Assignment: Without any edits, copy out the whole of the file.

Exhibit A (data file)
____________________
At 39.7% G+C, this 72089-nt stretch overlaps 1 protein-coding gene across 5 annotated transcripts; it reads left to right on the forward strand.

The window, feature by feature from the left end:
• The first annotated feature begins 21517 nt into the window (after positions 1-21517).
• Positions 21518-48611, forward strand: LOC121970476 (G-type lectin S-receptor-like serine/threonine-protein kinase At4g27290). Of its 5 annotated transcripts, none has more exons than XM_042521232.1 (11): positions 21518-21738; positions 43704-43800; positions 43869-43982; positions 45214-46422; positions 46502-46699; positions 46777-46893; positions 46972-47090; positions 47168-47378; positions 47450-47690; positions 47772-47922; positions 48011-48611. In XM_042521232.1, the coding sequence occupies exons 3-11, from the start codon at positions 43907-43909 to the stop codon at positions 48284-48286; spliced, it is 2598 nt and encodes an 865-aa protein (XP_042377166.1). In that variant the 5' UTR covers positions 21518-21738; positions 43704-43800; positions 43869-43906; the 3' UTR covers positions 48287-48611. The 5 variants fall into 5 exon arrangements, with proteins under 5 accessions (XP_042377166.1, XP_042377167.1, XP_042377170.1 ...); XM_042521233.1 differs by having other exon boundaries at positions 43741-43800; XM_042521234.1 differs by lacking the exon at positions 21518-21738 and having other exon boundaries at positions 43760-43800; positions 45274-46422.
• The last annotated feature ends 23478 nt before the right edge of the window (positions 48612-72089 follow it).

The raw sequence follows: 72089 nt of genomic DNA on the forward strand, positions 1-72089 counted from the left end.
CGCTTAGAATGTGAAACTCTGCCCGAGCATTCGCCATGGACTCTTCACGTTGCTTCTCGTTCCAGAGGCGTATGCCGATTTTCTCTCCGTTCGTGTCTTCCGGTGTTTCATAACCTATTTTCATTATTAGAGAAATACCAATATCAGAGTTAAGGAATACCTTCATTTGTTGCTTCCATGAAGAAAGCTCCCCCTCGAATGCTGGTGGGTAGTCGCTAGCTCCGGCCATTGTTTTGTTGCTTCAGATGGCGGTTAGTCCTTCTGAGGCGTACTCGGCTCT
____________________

At 39.7% G+C, this 72089-nt stretch overlaps 1 protein-coding gene across 5 annotated transcripts; it reads left to right on the forward strand.

The window, feature by feature from the left end:
• The first annotated feature begins 21517 nt into the window (after positions 1-21517).
• Positions 21518-48611, forward strand: LOC121970476 (G-type lectin S-receptor-like serine/threonine-protein kinase At4g27290). Of its 5 annotated transcripts, none has more exons than XM_042521232.1 (11): positions 21518-21738; positions 43704-43800; positions 43869-43982; positions 45214-46422; positions 46502-46699; positions 46777-46893; positions 46972-47090; positions 47168-47378; positions 47450-47690; positions 47772-47922; positions 48011-48611. In XM_042521232.1, the coding sequence occupies exons 3-11, from the start codon at positions 43907-43909 to the stop codon at positions 48284-48286; spliced, it is 2598 nt and encodes an 865-aa protein (XP_042377166.1). In that variant the 5' UTR covers positions 21518-21738; positions 43704-43800; positions 43869-43906; the 3' UTR covers positions 48287-48611. The 5 variants fall into 5 exon arrangements, with proteins under 5 accessions (XP_042377166.1, XP_042377167.1, XP_042377170.1 ...); XM_042521233.1 differs by having other exon boundaries at positions 43741-43800; XM_042521234.1 differs by lacking the exon at positions 21518-21738 and having other exon boundaries at positions 43760-43800; positions 45274-46422.
• The last annotated feature ends 23478 nt before the right edge of the window (positions 48612-72089 follow it).

The raw sequence follows: 72089 nt of genomic DNA on the forward strand, positions 1-72089 counted from the left end.
CGCTTAGAATGTGAAACTCTGCCCGAGCATTCGCCATGGACTCTTCACGTTGCTTCTCGTTCCAGAGGCGTATGCCGATTTTCTCTCCGTTCGTGTCTTCCGGTGTTTCATAACCTATTTTCATTATTAGAGAAATACCAATATCAGAGTTAAGGAATACCTTCATTTGTTGCTTCCATGAAGAAAGCTCCCCCTCGAATGCTGGTGGGTAGTCGCTAGCTCCGGCCATTGTTTTGTTGCTTCAGATGGCGGTTAGTCCTTCTGAGGCGTACTCGGCTCT